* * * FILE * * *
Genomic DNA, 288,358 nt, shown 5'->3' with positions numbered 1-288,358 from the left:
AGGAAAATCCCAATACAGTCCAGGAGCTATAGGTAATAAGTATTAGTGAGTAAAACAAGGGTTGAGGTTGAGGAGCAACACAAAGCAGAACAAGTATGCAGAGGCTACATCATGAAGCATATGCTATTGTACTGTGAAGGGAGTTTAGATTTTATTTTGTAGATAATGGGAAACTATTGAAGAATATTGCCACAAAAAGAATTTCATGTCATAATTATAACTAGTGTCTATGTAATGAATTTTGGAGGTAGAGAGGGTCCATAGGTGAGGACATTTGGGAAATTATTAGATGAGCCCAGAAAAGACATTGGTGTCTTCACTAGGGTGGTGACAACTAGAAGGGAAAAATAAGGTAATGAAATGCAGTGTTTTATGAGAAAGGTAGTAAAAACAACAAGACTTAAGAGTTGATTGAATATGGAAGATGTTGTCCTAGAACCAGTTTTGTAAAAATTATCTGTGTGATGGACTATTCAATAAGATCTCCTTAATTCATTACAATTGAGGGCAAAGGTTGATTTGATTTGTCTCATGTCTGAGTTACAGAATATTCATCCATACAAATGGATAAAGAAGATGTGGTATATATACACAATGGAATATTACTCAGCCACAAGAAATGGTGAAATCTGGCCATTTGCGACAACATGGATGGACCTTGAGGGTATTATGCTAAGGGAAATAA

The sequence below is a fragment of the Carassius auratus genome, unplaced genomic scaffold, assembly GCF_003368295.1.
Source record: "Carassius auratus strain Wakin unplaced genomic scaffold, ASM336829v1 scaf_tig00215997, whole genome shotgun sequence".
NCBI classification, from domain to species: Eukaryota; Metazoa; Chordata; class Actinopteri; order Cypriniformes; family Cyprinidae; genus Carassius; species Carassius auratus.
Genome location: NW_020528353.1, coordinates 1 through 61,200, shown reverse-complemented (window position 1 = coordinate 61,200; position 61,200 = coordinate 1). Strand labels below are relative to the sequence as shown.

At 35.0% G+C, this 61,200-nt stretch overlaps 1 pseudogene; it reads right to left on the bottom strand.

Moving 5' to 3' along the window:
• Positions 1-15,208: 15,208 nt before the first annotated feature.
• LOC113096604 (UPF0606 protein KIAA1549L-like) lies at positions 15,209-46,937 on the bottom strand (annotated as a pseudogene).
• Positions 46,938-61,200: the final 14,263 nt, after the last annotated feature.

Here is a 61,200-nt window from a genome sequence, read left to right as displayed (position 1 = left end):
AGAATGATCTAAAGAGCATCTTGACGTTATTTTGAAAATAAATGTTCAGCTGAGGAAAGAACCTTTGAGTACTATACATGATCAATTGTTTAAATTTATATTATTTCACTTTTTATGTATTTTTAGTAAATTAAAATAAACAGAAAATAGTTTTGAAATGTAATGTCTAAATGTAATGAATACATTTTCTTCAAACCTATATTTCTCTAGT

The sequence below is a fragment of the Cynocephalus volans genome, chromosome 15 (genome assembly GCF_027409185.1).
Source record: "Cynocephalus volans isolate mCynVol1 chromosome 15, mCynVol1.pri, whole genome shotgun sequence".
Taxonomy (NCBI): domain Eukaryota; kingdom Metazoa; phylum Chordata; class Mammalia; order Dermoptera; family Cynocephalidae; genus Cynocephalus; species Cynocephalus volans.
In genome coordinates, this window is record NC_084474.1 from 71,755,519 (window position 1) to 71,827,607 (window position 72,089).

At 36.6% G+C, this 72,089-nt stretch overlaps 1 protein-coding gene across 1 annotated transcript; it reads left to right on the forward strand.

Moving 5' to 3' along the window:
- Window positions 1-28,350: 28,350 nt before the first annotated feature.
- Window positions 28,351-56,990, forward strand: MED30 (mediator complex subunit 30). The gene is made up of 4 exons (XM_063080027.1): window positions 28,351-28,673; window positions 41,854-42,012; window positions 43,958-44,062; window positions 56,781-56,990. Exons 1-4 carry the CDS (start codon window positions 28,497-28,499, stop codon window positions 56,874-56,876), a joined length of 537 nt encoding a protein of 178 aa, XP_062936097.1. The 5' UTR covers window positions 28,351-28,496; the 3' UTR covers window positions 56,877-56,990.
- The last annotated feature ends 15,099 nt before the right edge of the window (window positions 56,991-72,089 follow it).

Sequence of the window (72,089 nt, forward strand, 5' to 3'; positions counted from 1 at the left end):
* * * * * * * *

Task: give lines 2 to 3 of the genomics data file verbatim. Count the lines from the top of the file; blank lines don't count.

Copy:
AGGAAAATCCCAATACAGTCCAGGAGCTATAGGTAATAAGTATTAGTGAGTAAAACAAGGGTTGAGGTTGAGGAGCAACACAAAGCAGAACAAGTATGCAGAGGCTACATCATGAAGCATATGCTATTGTACTGTGAAGGGAGTTTAGATTTTATTTTGTAGATAATGGGAAACTATTGAAGAATATTGCCACAAAAAGAATTTCATGTCATAATTATAACTAGTGTCTATGTAATGAATTTTGGAGGTAGAGAGGGTCCATAGGTGAGGACATTTGGGAAATTATTAGATGAGCCCAGAAAAGACATTGGTGTCTTCACTAGGGTGGTGACAACTAGAAGGGAAAAATAAGGTAATGAAATGCAGTGTTTTATGAGAAAGGTAGTAAAAACAACAAGACTTAAGAGTTGATTGAATATGGAAGATGTTGTCCTAGAACCAGTTTTGTAAAAATTATCTGTGTGATGGACTATTCAATAAGATCTCCTTAATTCATTACAATTGAGGGCAAAGGTTGATTTGATTTGTCTCATGTCTGAGTTACAGAATATTCATCCATACAAATGGATAAAGAAGATGTGGTATATATACACAATGGAATATTACTCAGCCACAAGAAATGGTGAAATCTGGCCATTTGCGACAACATGGATGGACCTTGAGGGTATTATGCTAAGGGAAATAA

The sequence below is a fragment of the Carassius auratus genome, unplaced genomic scaffold, assembly GCF_003368295.1.